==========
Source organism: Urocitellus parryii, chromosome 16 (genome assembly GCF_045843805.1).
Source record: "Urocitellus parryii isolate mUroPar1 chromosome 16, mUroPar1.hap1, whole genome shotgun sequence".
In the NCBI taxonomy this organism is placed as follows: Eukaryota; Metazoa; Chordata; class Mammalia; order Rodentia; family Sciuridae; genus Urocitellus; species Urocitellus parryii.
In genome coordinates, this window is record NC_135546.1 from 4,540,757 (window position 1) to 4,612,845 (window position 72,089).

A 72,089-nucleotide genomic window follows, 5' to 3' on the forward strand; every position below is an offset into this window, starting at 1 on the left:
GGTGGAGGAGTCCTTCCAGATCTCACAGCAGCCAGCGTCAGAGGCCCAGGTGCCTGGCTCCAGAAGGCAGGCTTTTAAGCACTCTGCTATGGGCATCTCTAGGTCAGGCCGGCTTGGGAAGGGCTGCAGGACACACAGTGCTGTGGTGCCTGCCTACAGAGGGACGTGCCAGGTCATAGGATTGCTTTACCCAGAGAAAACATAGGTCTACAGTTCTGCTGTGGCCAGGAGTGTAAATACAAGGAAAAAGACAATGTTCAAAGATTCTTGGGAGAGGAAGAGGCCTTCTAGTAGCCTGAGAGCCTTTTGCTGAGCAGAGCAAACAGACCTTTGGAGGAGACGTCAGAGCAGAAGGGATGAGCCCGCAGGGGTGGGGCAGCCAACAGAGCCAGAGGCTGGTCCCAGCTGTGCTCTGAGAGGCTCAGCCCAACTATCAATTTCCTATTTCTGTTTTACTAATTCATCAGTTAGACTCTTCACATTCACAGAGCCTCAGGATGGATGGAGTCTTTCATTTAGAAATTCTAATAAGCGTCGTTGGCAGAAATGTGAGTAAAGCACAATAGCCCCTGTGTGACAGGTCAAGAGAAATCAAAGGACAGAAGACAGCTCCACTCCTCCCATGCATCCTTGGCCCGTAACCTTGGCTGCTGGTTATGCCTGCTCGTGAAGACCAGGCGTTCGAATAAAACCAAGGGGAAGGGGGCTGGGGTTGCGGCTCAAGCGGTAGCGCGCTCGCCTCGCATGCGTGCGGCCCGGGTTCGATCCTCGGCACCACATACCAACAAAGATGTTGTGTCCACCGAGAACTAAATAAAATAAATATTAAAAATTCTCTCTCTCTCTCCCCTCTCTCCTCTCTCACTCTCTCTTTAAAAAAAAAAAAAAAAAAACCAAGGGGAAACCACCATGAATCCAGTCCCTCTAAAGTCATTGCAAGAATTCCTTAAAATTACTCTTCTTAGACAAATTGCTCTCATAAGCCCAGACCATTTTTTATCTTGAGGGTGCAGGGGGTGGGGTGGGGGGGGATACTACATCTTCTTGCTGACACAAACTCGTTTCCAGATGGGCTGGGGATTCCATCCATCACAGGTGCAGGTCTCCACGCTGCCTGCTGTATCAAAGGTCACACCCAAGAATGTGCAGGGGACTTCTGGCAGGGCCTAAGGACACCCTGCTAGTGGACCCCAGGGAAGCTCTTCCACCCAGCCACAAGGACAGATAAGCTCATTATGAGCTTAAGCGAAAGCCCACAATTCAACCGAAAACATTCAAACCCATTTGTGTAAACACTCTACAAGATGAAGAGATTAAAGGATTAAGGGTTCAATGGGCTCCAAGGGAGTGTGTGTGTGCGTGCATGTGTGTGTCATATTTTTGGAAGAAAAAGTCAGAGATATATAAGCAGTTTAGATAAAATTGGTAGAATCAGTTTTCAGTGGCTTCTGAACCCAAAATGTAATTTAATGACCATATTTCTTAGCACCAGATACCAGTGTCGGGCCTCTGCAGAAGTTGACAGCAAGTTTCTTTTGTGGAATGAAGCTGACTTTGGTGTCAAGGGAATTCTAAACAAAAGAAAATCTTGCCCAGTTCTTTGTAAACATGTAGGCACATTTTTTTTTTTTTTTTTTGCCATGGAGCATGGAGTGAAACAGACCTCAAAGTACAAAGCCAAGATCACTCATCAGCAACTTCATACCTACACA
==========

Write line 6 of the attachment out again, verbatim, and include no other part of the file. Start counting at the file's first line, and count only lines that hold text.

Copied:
GGTGGAGGAGTCCTTCCAGATCTCACAGCAGCCAGCGTCAGAGGCCCAGGTGCCTGGCTCCAGAAGGCAGGCTTTTAAGCACTCTGCTATGGGCATCTCTAGGTCAGGCCGGCTTGGGAAGGGCTGCAGGACACACAGTGCTGTGGTGCCTGCCTACAGAGGGACGTGCCAGGTCATAGGATTGCTTTACCCAGAGAAAACATAGGTCTACAGTTCTGCTGTGGCCAGGAGTGTAAATACAAGGAAAAAGACAATGTTCAAAGATTCTTGGGAGAGGAAGAGGCCTTCTAGTAGCCTGAGAGCCTTTTGCTGAGCAGAGCAAACAGACCTTTGGAGGAGACGTCAGAGCAGAAGGGATGAGCCCGCAGGGGTGGGGCAGCCAACAGAGCCAGAGGCTGGTCCCAGCTGTGCTCTGAGAGGCTCAGCCCAACTATCAATTTCCTATTTCTGTTTTACTAATTCATCAGTTAGACTCTTCACATTCACAGAGCCTCAGGATGGATGGAGTCTTTCATTTAGAAATTCTAATAAGCGTCGTTGGCAGAAATGTGAGTAAAGCACAATAGCCCCTGTGTGACAGGTCAAGAGAAATCAAAGGACAGAAGACAGCTCCACTCCTCCCATGCATCCTTGGCCCGTAACCTTGGCTGCTGGTTATGCCTGCTCGTGAAGACCAGGCGTTCGAATAAAACCAAGGGGAAGGGGGCTGGGGTTGCGGCTCAAGCGGTAGCGCGCTCGCCTCGCATGCGTGCGGCCCGGGTTCGATCCTCGGCACCACATACCAACAAAGATGTTGTGTCCACCGAGAACTAAATAAAATAAATATTAAAAATTCTCTCTCTCTCTCCCCTCTCTCCTCTCTCACTCTCTCTTTAAAAAAAAAAAAAAAAAAACCAAGGGGAAACCACCATGAATCCAGTCCCTCTAAAGTCATTGCAAGAATTCCTTAAAATTACTCTTCTTAGACAAATTGCTCTCATAAGCCCAGACCATTTTTTATCTTGAGGGTGCAGGGGGTGGGGTGGGGGGGGATACTACATCTTCTTGCTGACACAAACTCGTTTCCAGATGGGCTGGGGATTCCATCCATCACAGGTGCAGGTCTCCACGCTGCCTGCTGTATCAAAGGTCACACCCAAGAATGTGCAGGGGACTTCTGGCAGGGCCTAAGGACACCCTGCTAGTGGACCCCAGGGAAGCTCTTCCACCCAGCCACAAGGACAGATAAGCTCATTATGAGCTTAAGCGAAAGCCCACAATTCAACCGAAAACATTCAAACCCATTTGTGTAAACACTCTACAAGATGAAGAGATTAAAGGATTAAGGGTTCAATGGGCTCCAAGGGAGTGTGTGTGTGCGTGCATGTGTGTGTCATATTTTTGGAAGAAAAAGTCAGAGATATATAAGCAGTTTAGATAAAATTGGTAGAATCAGTTTTCAGTGGCTTCTGAACCCAAAATGTAATTTAATGACCATATTTCTTAGCACCAGATACCAGTGTCGGGCCTCTGCAGAAGTTGACAGCAAGTTTCTTTTGTGGAATGAAGCTGACTTTGGTGTCAAGGGAATTCTAAACAAAAGAAAATCTTGCCCAGTTCTTTGTAAACATGTAGGCACATTTTTTTTTTTTTTTTTTGCCATGGAGCATGGAGTGAAACAGACCTCAAAGTACAAAGCCAAGATCACTCATCAGCAACTTCATACCTACACA